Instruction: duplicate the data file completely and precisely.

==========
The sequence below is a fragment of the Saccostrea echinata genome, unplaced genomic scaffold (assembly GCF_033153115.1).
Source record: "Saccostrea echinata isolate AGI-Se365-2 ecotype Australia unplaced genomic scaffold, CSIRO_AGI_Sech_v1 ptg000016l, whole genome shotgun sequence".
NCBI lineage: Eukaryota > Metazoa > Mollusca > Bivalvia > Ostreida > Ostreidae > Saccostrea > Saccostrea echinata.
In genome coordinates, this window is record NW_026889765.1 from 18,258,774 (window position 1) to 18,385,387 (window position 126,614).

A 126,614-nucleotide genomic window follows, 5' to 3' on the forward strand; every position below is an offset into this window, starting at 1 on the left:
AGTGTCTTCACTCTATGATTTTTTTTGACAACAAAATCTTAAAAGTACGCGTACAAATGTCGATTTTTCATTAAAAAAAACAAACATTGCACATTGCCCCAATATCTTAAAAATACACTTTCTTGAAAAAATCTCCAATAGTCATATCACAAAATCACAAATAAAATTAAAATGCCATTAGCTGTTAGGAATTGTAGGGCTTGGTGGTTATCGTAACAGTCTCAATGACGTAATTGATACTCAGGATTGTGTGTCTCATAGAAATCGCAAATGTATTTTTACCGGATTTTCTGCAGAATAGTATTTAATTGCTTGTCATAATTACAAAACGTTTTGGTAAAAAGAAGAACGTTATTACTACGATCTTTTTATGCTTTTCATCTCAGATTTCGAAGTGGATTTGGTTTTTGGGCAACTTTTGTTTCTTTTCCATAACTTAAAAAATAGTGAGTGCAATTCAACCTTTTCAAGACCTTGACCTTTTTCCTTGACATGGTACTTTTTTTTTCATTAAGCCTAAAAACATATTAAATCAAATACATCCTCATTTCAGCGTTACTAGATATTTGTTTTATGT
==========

The sequence below is a fragment of the Saccostrea echinata genome, unplaced genomic scaffold (assembly GCF_033153115.1).
Source record: "Saccostrea echinata isolate AGI-Se365-2 ecotype Australia unplaced genomic scaffold, CSIRO_AGI_Sech_v1 ptg000016l, whole genome shotgun sequence".
NCBI lineage: Eukaryota > Metazoa > Mollusca > Bivalvia > Ostreida > Ostreidae > Saccostrea > Saccostrea echinata.
In genome coordinates, this window is record NW_026889765.1 from 18,258,774 (window position 1) to 18,385,387 (window position 126,614).

A 126,614-nucleotide genomic window follows, 5' to 3' on the forward strand; every position below is an offset into this window, starting at 1 on the left:
AGTGTCTTCACTCTATGATTTTTTTTGACAACAAAATCTTAAAAGTACGCGTACAAATGTCGATTTTTCATTAAAAAAAACAAACATTGCACATTGCCCCAATATCTTAAAAATACACTTTCTTGAAAAAATCTCCAATAGTCATATCACAAAATCACAAATAAAATTAAAATGCCATTAGCTGTTAGGAATTGTAGGGCTTGGTGGTTATCGTAACAGTCTCAATGACGTAATTGATACTCAGGATTGTGTGTCTCATAGAAATCGCAAATGTATTTTTACCGGATTTTCTGCAGAATAGTATTTAATTGCTTGTCATAATTACAAAACGTTTTGGTAAAAAGAAGAACGTTATTACTACGATCTTTTTATGCTTTTCATCTCAGATTTCGAAGTGGATTTGGTTTTTGGGCAACTTTTGTTTCTTTTCCATAACTTAAAAAATAGTGAGTGCAATTCAACCTTTTCAAGACCTTGACCTTTTTCCTTGACATGGTACTTTTTTTTTCATTAAGCCTAAAAACATATTAAATCAAATACATCCTCATTTCAGCGTTACTAGATATTTGTTTTATGT